Thursday, September 23, 2010

The Great Depression of 1873-1896

I was reading an entry on a blog called Restaurant-ing through history today, and noticed that an article about restaurants during the 1870s referred to that period as a depression. Of course, the United States and the global economy have gone through many contractions, but it was comforting to know that there have been worse periods, economically, than the present. A wikipedia.org article sheds some light on what was at the time called the "Great Depression".

To summarize the wikipedia article, the depression followed on the heels of what is called the Second Industrial Revolution, which saw the development of new technologies such as railroads, the Bessemer steel-making process, and the telegraph. A bubble had been created following France's 1870 defeat in the Franco-Prussian War, which burst when the Vienna Stock Exchange collapsed on May 8, 1873. In the United States, the Panic of 1873 came in September, when a large banking firm collapsed over the failure of a bond issue for a railway company.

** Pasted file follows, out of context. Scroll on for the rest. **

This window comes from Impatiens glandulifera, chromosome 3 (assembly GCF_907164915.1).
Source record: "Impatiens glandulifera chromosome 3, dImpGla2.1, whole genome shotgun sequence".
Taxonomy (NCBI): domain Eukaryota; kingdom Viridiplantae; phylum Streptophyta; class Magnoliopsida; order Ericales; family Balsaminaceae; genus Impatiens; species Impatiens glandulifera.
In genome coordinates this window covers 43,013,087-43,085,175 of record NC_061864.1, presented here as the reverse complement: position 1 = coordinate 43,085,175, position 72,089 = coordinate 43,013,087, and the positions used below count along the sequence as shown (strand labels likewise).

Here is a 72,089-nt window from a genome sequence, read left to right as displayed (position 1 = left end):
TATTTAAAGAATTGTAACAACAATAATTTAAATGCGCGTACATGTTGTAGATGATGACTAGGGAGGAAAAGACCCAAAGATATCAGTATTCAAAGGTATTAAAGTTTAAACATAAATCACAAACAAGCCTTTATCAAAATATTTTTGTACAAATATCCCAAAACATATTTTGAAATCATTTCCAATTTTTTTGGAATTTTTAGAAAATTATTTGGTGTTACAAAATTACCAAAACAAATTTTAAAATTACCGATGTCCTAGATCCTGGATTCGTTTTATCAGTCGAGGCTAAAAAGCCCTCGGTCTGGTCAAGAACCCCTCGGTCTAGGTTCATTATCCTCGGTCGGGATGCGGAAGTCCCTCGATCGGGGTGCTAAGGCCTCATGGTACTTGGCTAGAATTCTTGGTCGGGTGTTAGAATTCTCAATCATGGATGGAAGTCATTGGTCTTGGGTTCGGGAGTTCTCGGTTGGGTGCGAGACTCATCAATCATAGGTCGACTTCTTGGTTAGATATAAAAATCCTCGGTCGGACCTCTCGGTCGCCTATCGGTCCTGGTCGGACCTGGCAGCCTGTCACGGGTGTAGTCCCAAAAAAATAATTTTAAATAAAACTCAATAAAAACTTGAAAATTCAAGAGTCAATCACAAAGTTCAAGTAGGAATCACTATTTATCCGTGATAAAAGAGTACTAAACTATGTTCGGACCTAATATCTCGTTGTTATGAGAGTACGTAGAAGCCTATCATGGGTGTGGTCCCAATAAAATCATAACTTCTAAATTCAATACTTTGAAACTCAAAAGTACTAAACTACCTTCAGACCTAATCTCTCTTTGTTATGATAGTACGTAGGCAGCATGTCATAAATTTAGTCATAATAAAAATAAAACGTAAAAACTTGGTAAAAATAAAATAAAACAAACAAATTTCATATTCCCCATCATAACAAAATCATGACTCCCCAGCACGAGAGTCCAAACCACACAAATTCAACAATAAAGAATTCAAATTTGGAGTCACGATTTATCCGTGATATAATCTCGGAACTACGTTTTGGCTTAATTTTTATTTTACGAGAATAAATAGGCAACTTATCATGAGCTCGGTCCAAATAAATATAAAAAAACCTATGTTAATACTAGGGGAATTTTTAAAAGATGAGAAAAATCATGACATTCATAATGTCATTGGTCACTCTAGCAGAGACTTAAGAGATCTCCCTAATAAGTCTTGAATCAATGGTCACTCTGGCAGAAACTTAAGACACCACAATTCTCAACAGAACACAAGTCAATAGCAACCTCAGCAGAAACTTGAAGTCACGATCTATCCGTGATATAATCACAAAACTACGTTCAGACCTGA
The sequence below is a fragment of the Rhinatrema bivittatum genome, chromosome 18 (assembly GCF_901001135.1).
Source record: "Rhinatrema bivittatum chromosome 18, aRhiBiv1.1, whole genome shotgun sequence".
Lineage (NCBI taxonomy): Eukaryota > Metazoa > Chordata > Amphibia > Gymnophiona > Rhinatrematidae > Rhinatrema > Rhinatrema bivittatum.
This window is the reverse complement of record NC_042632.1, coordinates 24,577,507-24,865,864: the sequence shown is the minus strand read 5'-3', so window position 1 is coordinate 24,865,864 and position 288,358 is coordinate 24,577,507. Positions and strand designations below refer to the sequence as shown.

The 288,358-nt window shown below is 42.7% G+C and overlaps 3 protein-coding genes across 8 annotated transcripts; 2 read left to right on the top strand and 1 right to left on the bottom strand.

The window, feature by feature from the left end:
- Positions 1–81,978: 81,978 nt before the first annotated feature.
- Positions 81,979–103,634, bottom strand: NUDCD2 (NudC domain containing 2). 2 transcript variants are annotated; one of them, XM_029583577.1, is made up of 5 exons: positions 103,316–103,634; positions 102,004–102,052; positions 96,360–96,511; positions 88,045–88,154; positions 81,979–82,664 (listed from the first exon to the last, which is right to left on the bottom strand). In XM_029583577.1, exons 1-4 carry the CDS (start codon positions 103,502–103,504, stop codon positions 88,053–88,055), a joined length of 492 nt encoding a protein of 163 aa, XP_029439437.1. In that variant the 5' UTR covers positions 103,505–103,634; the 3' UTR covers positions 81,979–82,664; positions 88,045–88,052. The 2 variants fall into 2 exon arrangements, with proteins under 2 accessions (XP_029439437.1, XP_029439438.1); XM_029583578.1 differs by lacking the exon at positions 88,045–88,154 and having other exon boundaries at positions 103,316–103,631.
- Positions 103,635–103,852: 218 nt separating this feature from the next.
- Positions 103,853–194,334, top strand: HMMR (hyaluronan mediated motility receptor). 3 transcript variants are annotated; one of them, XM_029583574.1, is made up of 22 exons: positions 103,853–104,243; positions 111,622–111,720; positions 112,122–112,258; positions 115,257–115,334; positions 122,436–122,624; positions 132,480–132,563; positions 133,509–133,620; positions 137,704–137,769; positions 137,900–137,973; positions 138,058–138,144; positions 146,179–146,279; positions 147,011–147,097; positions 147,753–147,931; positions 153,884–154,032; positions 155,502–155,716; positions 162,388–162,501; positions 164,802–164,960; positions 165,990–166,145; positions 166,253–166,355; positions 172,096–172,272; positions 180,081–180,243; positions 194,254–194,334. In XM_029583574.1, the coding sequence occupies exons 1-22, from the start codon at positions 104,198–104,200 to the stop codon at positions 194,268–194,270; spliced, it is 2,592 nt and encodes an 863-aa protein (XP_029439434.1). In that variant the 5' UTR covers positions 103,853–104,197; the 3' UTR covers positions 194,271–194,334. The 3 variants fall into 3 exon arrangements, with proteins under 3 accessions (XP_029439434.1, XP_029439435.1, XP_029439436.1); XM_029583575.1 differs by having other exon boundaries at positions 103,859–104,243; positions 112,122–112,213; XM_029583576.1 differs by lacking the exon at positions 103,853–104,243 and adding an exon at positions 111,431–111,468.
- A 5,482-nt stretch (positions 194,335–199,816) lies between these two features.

One policy response by many governments to this crisis was implementing protective tariffs. This is a measure that has been murmured even today, as the United States government seeks new trade agreements with manufacturing countries such as South Korea. The struggle for markets between many industrialized nations also helped spur on the imperialism and colonialism of the late 19th century.

So what can this period tell us about the solution, or nature, of our current crisis? Unsurprisingly, economists are divided on what conclusions to draw about the causes of the depression, or even when it ended. A few students of the depression say it may have ended as soon as 1875. Other scholars have said that a return to the gold standard for US monetary policy helped end the depression by stabilizing currency, and thus capital.

Economics is one of those arcane sciences that allows for different interpretations of the observable data generated by a complex of processes. It's worth our while to listen in on the discourse among the adepts of this strange business, even if a complete understanding eludes us. But the next time I look at a Victorian house, or some other relic of the gilded age, I'll remember that it was created in a period not too unlike our own, of economic instability and social upheaval, and imperialism.